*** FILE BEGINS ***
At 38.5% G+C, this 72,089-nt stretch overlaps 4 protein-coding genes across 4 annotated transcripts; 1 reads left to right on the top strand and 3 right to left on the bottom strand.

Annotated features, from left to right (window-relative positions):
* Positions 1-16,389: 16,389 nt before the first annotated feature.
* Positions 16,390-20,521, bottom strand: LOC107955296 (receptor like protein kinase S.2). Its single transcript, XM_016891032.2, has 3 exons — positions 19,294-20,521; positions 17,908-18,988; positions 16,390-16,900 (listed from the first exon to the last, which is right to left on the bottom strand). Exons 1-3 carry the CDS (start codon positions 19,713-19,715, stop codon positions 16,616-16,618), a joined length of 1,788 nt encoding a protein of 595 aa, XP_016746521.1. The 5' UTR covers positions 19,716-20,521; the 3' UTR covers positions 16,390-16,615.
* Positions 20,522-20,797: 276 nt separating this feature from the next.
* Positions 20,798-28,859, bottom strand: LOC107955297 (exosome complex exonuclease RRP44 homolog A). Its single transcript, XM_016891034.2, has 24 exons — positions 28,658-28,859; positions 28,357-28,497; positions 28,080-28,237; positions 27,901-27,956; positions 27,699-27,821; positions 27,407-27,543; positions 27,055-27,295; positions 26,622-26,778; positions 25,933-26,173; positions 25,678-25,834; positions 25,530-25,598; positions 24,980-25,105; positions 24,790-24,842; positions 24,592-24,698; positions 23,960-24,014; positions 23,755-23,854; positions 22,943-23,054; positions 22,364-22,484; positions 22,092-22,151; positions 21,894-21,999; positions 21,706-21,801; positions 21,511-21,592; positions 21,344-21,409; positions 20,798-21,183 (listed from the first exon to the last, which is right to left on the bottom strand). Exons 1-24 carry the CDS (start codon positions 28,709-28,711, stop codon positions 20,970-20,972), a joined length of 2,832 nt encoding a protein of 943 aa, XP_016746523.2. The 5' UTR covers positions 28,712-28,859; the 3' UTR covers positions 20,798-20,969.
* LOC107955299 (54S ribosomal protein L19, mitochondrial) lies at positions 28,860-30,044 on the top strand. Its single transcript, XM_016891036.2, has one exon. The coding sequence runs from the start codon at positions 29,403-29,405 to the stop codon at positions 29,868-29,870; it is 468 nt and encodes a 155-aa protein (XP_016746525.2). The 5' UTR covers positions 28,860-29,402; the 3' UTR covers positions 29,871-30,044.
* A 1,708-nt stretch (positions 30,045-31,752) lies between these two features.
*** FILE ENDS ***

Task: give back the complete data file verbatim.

At 38.5% G+C, this 72,089-nt stretch overlaps 4 protein-coding genes across 4 annotated transcripts; 1 reads left to right on the top strand and 3 right to left on the bottom strand.

Annotated features, from left to right (window-relative positions):
* Positions 1-16,389: 16,389 nt before the first annotated feature.
* Positions 16,390-20,521, bottom strand: LOC107955296 (receptor like protein kinase S.2). Its single transcript, XM_016891032.2, has 3 exons — positions 19,294-20,521; positions 17,908-18,988; positions 16,390-16,900 (listed from the first exon to the last, which is right to left on the bottom strand). Exons 1-3 carry the CDS (start codon positions 19,713-19,715, stop codon positions 16,616-16,618), a joined length of 1,788 nt encoding a protein of 595 aa, XP_016746521.1. The 5' UTR covers positions 19,716-20,521; the 3' UTR covers positions 16,390-16,615.
* Positions 20,522-20,797: 276 nt separating this feature from the next.
* Positions 20,798-28,859, bottom strand: LOC107955297 (exosome complex exonuclease RRP44 homolog A). Its single transcript, XM_016891034.2, has 24 exons — positions 28,658-28,859; positions 28,357-28,497; positions 28,080-28,237; positions 27,901-27,956; positions 27,699-27,821; positions 27,407-27,543; positions 27,055-27,295; positions 26,622-26,778; positions 25,933-26,173; positions 25,678-25,834; positions 25,530-25,598; positions 24,980-25,105; positions 24,790-24,842; positions 24,592-24,698; positions 23,960-24,014; positions 23,755-23,854; positions 22,943-23,054; positions 22,364-22,484; positions 22,092-22,151; positions 21,894-21,999; positions 21,706-21,801; positions 21,511-21,592; positions 21,344-21,409; positions 20,798-21,183 (listed from the first exon to the last, which is right to left on the bottom strand). Exons 1-24 carry the CDS (start codon positions 28,709-28,711, stop codon positions 20,970-20,972), a joined length of 2,832 nt encoding a protein of 943 aa, XP_016746523.2. The 5' UTR covers positions 28,712-28,859; the 3' UTR covers positions 20,798-20,969.
* LOC107955299 (54S ribosomal protein L19, mitochondrial) lies at positions 28,860-30,044 on the top strand. Its single transcript, XM_016891036.2, has one exon. The coding sequence runs from the start codon at positions 29,403-29,405 to the stop codon at positions 29,868-29,870; it is 468 nt and encodes a 155-aa protein (XP_016746525.2). The 5' UTR covers positions 28,860-29,402; the 3' UTR covers positions 29,871-30,044.
* A 1,708-nt stretch (positions 30,045-31,752) lies between these two features.